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    23 March 2020

    Coronavirus: Can children still spend time with both parents?

    Whether you have a Child Arrangement Order (CAO) or simply have agreed times when your children will spend time with each parent, it is likely the impact of the Coronavirus outbreak will make arrangements challenging.

    Children are home from school and likely to be worried and unsettled by changes in routine. They need support and reassurance from parents so it’s crucial to minimise parental conflict and to show a united front.

    Here are some issues which are currently causing concern for parents:

    1. How should the children split their time between parents?

    Michael Gove, MP, confirmed that children under 18 CAN move between separated parents during the coronavirus restrictions saying that ‘Children under the age of 18 can see both parents.’

    1. Travel arrangements

    Parents need to agree how children should travel between each home keeping them safe and complying with current government advice.

    1. How to spend time with the Children

    Parents need to agree on a study routine for the children to follow while they are not at school. Parents should cooperate with study arrangements to make learning at home as easy as possible. If talking is difficult a communication book is often a helpful tool with email and text messaging.

    1. Leisure time

    Parents need to feel comfortable with how children spend time with the other parent. Are they happy for the children to go to the park, take a walk or a trip to the supermarket with supervision?

    1. Working from home

    It may be difficult to work from home with children requiring supervision and care. Parents should respect the commitments of the other parent and be flexible with changes to routine. Parents need to ensure the children’s best interests are paramount at all times.

    1. Social Media, Video Calls and the Internet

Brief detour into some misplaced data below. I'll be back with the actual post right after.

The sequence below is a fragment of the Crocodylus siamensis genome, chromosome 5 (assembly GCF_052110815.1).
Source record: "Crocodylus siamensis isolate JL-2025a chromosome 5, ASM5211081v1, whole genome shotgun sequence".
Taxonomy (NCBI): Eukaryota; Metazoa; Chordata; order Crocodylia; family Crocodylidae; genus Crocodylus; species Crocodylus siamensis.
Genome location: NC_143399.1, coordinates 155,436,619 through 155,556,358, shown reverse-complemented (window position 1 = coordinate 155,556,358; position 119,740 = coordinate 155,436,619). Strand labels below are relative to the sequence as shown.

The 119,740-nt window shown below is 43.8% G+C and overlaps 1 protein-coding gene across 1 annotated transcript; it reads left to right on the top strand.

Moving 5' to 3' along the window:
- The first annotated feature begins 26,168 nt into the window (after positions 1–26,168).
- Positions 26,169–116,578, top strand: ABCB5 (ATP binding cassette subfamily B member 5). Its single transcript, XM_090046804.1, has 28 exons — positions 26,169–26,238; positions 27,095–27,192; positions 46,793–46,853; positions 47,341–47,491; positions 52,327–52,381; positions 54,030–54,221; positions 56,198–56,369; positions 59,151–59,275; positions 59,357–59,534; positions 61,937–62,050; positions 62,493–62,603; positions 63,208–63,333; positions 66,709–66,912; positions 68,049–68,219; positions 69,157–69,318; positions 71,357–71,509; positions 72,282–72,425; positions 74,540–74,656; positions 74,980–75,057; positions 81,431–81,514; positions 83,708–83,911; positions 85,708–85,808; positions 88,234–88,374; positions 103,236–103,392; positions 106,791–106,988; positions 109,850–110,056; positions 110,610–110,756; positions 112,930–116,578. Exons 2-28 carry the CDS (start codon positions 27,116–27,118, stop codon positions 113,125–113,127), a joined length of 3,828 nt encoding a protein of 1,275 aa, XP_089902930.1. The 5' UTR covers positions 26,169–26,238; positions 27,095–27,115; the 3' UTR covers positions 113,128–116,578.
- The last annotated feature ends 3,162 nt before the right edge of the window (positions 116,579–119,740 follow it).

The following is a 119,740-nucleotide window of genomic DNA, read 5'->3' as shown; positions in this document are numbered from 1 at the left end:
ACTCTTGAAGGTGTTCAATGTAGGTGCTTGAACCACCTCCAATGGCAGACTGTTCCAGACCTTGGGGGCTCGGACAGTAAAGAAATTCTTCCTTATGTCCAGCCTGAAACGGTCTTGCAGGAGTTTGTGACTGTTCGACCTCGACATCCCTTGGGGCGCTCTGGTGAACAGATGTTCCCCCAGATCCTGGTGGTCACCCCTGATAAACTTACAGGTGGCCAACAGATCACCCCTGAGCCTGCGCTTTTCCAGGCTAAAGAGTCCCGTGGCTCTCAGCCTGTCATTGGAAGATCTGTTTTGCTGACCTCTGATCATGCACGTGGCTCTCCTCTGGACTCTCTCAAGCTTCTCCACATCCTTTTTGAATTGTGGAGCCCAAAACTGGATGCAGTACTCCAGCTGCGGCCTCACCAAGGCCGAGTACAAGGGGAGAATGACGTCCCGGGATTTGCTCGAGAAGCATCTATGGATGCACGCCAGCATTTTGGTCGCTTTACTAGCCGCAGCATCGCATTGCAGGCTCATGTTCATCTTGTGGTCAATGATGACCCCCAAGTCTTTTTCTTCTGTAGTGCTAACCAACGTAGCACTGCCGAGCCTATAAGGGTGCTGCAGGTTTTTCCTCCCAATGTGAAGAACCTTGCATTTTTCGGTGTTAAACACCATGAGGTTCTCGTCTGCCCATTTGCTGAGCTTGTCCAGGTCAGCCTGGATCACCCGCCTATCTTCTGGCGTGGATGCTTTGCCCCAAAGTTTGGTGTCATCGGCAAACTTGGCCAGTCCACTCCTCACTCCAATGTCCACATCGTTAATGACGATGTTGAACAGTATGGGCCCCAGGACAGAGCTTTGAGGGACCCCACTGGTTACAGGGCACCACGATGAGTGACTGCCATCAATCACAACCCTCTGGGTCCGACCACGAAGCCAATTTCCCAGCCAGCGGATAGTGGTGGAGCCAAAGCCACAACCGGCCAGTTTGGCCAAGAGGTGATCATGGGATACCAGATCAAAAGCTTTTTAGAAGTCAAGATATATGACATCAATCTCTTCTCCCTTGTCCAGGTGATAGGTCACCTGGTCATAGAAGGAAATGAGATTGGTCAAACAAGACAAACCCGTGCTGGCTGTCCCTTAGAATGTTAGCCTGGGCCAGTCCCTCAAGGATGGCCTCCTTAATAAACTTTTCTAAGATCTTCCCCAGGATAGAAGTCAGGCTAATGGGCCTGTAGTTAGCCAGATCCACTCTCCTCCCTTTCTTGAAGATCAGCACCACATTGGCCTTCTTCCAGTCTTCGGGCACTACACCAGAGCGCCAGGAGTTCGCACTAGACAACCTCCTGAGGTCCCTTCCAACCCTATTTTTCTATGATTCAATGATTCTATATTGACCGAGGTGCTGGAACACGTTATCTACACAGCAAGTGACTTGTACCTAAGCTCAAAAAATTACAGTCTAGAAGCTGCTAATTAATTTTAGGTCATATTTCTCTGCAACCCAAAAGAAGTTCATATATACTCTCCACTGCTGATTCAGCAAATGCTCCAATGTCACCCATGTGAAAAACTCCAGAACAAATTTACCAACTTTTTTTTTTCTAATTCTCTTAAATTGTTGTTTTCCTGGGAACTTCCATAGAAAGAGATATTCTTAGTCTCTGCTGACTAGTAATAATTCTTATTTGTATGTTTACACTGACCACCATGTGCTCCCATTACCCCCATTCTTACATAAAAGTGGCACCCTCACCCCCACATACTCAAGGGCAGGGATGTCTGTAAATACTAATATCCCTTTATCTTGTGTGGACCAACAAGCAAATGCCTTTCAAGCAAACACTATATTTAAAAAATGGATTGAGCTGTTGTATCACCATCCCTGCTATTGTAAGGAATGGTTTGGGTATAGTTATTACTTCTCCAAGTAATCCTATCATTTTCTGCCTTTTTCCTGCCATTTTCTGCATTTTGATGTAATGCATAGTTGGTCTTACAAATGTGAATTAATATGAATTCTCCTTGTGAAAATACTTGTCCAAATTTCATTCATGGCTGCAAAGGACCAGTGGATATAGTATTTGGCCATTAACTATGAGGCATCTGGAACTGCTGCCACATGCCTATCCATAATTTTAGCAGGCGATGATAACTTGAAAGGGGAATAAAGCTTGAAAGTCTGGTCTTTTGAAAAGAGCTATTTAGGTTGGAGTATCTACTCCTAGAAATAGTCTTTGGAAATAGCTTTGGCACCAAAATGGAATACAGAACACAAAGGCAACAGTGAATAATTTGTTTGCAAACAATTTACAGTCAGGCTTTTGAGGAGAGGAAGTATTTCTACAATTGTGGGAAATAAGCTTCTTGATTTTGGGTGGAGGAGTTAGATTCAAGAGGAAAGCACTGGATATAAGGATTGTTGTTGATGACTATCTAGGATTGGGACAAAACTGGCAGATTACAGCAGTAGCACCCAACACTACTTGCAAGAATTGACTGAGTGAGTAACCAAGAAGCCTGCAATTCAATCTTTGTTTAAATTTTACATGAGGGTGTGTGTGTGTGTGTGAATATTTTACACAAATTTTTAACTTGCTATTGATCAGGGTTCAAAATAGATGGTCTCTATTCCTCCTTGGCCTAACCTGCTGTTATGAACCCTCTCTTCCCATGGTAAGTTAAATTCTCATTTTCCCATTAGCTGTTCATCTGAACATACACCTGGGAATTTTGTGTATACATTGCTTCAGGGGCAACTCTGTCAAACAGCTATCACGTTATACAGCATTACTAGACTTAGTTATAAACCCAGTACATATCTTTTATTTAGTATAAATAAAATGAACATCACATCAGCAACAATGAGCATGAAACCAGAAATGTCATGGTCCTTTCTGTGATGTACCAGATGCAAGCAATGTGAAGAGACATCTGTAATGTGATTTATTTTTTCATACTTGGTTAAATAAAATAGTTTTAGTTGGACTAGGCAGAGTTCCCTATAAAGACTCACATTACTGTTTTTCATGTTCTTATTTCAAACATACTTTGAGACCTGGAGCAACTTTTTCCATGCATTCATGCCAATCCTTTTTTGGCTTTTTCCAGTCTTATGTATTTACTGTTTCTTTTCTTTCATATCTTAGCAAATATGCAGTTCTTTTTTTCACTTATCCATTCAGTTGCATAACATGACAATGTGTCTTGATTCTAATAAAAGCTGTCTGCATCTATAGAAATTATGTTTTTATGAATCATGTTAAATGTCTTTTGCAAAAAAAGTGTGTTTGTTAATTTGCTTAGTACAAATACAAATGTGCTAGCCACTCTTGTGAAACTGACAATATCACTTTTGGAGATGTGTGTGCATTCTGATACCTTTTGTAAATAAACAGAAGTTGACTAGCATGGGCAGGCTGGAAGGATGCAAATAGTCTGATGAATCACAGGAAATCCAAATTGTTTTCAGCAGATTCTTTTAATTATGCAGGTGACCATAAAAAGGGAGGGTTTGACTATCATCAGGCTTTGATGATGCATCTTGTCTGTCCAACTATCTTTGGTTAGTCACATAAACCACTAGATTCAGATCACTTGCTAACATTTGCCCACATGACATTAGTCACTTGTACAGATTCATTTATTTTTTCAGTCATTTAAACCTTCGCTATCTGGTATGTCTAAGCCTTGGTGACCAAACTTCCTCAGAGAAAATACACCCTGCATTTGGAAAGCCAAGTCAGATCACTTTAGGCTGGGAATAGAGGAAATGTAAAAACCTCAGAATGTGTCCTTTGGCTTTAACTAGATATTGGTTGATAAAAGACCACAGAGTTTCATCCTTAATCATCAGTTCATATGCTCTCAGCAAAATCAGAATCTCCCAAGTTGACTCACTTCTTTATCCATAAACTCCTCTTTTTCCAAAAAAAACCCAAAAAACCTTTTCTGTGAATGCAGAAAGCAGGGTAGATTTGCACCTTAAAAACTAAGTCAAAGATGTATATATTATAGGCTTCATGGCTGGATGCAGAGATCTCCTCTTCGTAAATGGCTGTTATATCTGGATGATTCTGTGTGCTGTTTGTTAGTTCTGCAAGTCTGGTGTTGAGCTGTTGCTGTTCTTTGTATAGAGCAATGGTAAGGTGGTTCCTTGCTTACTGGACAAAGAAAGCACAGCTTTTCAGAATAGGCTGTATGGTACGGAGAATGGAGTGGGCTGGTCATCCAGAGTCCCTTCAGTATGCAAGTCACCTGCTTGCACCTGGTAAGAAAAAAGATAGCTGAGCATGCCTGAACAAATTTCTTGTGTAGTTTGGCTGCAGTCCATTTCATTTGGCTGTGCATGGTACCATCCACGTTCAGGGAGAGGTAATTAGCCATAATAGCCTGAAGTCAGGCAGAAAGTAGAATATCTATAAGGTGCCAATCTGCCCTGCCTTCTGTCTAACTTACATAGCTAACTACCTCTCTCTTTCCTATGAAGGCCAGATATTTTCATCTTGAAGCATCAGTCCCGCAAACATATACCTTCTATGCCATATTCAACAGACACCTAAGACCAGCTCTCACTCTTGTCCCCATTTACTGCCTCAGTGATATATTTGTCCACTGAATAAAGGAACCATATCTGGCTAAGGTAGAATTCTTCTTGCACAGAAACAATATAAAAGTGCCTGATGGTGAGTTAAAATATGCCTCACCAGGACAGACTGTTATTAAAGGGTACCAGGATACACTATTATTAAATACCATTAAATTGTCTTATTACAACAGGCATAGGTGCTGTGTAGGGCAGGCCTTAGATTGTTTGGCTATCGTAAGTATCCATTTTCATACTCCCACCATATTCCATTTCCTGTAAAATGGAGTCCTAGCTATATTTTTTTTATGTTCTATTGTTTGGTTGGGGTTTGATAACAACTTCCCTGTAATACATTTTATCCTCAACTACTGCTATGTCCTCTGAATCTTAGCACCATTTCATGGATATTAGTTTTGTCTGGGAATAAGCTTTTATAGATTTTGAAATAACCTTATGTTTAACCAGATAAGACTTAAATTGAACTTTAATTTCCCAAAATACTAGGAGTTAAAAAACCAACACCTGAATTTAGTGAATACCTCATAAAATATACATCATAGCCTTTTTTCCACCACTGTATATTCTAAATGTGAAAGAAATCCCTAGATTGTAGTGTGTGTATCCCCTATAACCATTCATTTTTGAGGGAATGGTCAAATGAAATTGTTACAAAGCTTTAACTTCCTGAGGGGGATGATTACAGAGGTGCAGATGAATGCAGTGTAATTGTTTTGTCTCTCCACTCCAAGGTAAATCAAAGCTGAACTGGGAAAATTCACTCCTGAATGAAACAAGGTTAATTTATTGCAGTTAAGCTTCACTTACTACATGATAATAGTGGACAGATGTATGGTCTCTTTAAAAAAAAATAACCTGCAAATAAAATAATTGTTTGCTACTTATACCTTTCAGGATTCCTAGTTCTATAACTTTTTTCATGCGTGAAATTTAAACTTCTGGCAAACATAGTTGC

Make use of Zoom, Skype, WhatsApp and FaceTime. Could such calls be more regular and for longer periods? If one parent is missing out on time with the children, agree additional time later in the year or during holiday periods. Make this something for the children to look forward to and plan for.

    1. What if no agreement can be reached?

    a. Contact a family mediator. Mediators are working from home via video link and Skype. Mediators can often assist with contact issues and can resolve this swiftly minimising conflict between parents.

    b. If no agreement can be found a court application for a CAO can be made but this should be seen as a last resort. The courts are working normally, hearings are by video link and Skype.

    The current situation is uncertain and changing day-by-day. Be aware of the children’s physical and emotional needs, and be kind to each other during this uniquely challenging time.

    To discuss any of the matters detailed above or should you need legal advice, please contact Sally Harris or Sally Briggs in the Steeles Law family team who will be happy to help you via email using family@steeleslaw.co.uk or by calling 01603 598000.

    *The information provided in this article is designed to provide useful information on the subject, not to provide specific legal advice.

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